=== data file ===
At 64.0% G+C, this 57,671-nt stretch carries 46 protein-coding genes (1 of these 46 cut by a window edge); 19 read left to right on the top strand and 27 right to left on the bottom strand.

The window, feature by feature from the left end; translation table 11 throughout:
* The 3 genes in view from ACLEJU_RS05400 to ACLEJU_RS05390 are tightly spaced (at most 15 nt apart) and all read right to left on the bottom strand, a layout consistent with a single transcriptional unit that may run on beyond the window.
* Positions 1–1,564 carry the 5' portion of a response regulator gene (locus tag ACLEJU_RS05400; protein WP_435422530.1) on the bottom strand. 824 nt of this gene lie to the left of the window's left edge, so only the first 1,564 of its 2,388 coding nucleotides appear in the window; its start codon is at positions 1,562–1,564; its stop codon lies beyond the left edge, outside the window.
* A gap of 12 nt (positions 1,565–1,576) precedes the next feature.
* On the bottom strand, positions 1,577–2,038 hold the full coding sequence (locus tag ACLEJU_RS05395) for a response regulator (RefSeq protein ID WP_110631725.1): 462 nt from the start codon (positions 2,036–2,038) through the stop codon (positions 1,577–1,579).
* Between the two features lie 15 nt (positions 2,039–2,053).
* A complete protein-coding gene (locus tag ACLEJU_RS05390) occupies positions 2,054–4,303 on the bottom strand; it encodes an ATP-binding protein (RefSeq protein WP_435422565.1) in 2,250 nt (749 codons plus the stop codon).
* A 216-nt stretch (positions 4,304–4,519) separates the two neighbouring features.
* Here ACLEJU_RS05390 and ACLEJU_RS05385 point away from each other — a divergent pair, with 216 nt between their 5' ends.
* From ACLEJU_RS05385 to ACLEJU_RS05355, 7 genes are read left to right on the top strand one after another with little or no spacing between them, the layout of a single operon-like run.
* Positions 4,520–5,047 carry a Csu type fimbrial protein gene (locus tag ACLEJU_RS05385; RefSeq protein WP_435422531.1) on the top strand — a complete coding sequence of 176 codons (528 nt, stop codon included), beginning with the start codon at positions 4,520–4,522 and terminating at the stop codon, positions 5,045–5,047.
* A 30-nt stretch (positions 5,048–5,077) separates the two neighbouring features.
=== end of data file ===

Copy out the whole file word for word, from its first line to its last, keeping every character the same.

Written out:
At 64.0% G+C, this 57,671-nt stretch carries 46 protein-coding genes (1 of these 46 cut by a window edge); 19 read left to right on the top strand and 27 right to left on the bottom strand.

The window, feature by feature from the left end; translation table 11 throughout:
* The 3 genes in view from ACLEJU_RS05400 to ACLEJU_RS05390 are tightly spaced (at most 15 nt apart) and all read right to left on the bottom strand, a layout consistent with a single transcriptional unit that may run on beyond the window.
* Positions 1–1,564 carry the 5' portion of a response regulator gene (locus tag ACLEJU_RS05400; protein WP_435422530.1) on the bottom strand. 824 nt of this gene lie to the left of the window's left edge, so only the first 1,564 of its 2,388 coding nucleotides appear in the window; its start codon is at positions 1,562–1,564; its stop codon lies beyond the left edge, outside the window.
* A gap of 12 nt (positions 1,565–1,576) precedes the next feature.
* On the bottom strand, positions 1,577–2,038 hold the full coding sequence (locus tag ACLEJU_RS05395) for a response regulator (RefSeq protein ID WP_110631725.1): 462 nt from the start codon (positions 2,036–2,038) through the stop codon (positions 1,577–1,579).
* Between the two features lie 15 nt (positions 2,039–2,053).
* A complete protein-coding gene (locus tag ACLEJU_RS05390) occupies positions 2,054–4,303 on the bottom strand; it encodes an ATP-binding protein (RefSeq protein WP_435422565.1) in 2,250 nt (749 codons plus the stop codon).
* A 216-nt stretch (positions 4,304–4,519) separates the two neighbouring features.
* Here ACLEJU_RS05390 and ACLEJU_RS05385 point away from each other — a divergent pair, with 216 nt between their 5' ends.
* From ACLEJU_RS05385 to ACLEJU_RS05355, 7 genes are read left to right on the top strand one after another with little or no spacing between them, the layout of a single operon-like run.
* Positions 4,520–5,047 carry a Csu type fimbrial protein gene (locus tag ACLEJU_RS05385; RefSeq protein WP_435422531.1) on the top strand — a complete coding sequence of 176 codons (528 nt, stop codon included), beginning with the start codon at positions 4,520–4,522 and terminating at the stop codon, positions 5,045–5,047.
* A 30-nt stretch (positions 5,048–5,077) separates the two neighbouring features.